Penmore Press is thrilled to have on board some terrific new as well as established authors of nautical fiction and nonfiction. Some of these authors have long careers in the Navy, survived gale force winds, a shipwreck, and time spent in the rigging of a merchant ship. And some are consummate historians with a passion for the details and stories of a unique historical past, following in the footsteps of O'Brian and C. F. Forester. We are pleased to have all of these authors as our Featured Authors this month.
Philip K Allan has electrified an audience hungry for a new hero of the sea, and they have discovered him in the Alexander Clay Series which to date comprises three novels with a forthcoming new novel this month. Quarterdeck Magazine described Allan's work as bringing "a fresh new voice to naval fiction under sail..a captivating entry in naval fiction, replete with true to life characters, well-drawn officers and striking Jack Tars. A sea breeze drifts off the pages, along with the reek of powder smoke."
John M. Danielski: A tireless researcher, Danielski worked his way through university as a living history interpreter at historic Fort Snelling, the birthplace of Minnesota. For four summers he played a US soldier of 1827—wore the uniform, performed the drills, demonstrated the volley fire with other interpreters, and even ate the food. He is the author of the Thomas Pennywhistle series -- a bold, smart thinking man of action, on the sea and on land. Set in the early 19th century, his novels span battles occurring in Europe as well as the fledgling new republic of the United States.
James Keffer has successfully carried C. F. Forester's Hornblower novels in his series The Hornblower Legacy for a new generation of readers with two new works of a bold young commander fighting for Admiral Hornblower in the Caribbean Seas. Recommended reading from the Naval Historical Foundation.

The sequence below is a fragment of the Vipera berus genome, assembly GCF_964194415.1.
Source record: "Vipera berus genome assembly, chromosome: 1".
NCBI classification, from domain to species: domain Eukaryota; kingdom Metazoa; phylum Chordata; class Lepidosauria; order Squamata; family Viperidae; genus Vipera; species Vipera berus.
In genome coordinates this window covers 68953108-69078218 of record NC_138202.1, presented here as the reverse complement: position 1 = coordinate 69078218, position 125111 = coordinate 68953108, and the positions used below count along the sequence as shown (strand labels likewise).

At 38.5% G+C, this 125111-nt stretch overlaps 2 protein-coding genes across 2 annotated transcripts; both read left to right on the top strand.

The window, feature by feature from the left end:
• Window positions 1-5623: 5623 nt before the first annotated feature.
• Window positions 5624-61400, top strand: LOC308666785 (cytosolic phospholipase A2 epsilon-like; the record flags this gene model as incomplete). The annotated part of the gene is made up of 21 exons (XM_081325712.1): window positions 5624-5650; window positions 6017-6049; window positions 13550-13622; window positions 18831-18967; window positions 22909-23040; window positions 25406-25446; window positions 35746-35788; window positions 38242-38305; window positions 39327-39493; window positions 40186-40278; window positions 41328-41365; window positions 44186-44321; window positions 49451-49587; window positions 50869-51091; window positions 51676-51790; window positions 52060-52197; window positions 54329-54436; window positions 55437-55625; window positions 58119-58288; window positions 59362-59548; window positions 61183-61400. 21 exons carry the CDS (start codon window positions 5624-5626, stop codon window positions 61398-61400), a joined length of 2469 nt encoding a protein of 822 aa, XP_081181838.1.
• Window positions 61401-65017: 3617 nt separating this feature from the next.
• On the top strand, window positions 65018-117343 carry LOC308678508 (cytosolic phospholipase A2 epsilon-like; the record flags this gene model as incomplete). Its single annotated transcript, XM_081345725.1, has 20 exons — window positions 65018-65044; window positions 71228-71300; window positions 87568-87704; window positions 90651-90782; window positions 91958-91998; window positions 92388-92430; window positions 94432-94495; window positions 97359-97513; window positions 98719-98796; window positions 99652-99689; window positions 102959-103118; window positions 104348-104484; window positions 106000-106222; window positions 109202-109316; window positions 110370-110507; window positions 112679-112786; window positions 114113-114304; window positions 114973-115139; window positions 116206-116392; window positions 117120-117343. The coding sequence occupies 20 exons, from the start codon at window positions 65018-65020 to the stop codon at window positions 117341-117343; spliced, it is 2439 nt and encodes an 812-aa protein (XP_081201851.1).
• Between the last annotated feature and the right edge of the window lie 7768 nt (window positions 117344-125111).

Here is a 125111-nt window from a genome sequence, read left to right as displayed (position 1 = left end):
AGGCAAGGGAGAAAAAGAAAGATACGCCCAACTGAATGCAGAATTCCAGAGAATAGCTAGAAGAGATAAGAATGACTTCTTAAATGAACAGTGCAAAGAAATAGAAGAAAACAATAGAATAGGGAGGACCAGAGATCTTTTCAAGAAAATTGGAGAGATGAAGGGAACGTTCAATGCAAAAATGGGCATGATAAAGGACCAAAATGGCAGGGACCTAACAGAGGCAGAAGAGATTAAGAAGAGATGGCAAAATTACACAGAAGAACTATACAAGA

Mark A Rimmer has spent most of his life on the sea since he joined the British Merchant Navy at 16 years of age, traveling the seas throughout the world. Mark has survived three hurricanes, one typhoon, been bombed, shot at, shipwrecked, assisted numerous yachtsmen in distress, and helped rescue the crew of a burning oil tanker mid-ocean. Mark is presently one of only a handful of captains worldwide who is qualified to command a fully-rigged ship the size of the clippers and brings his experiences into his debut novel, The California Run, a fast and furious race between two clipper ships in 1880.
Benerson Little has served as Navy SEAL and is currently ranked as an authority on Pirates, both modern and historical. He has written several nonfiction works on piracy and is a recognized as a Master Fencer . He brings these skills into debut fiction novel, Fortune's Whelp, a brash, swords-out sea-going adventure. Scotsman Edward MacNaughton, a former privateer captain, twice accused and acquitted of piracy and currently seeking a commission, is ensnared in the intrigue associated with the attempt to assassinate King William III in 1696.
Roger Paine's career spans from a sailor in bell-bottom trousers to gold-laced senior officer, serving aircraft carriers, then in various frigates and destroyers, a tank landing ship, the navy’s ice patrol ship, a period in mine-countermeasures vessels and time in a submarine, as well as service ashore in the UK. In one twelve month period, in two different ships, he crossed the Equator, the Arctic and the Antarctic Circles. In the rank of Commander he served in the Ministry of Defense, London, at sea on an admiral’s staff during the Falklands conflict and in Hong Kong, then a British colony. He has published two wonderful nonfiction collections of true stories of the Navy and one of tales and lore of the Coast.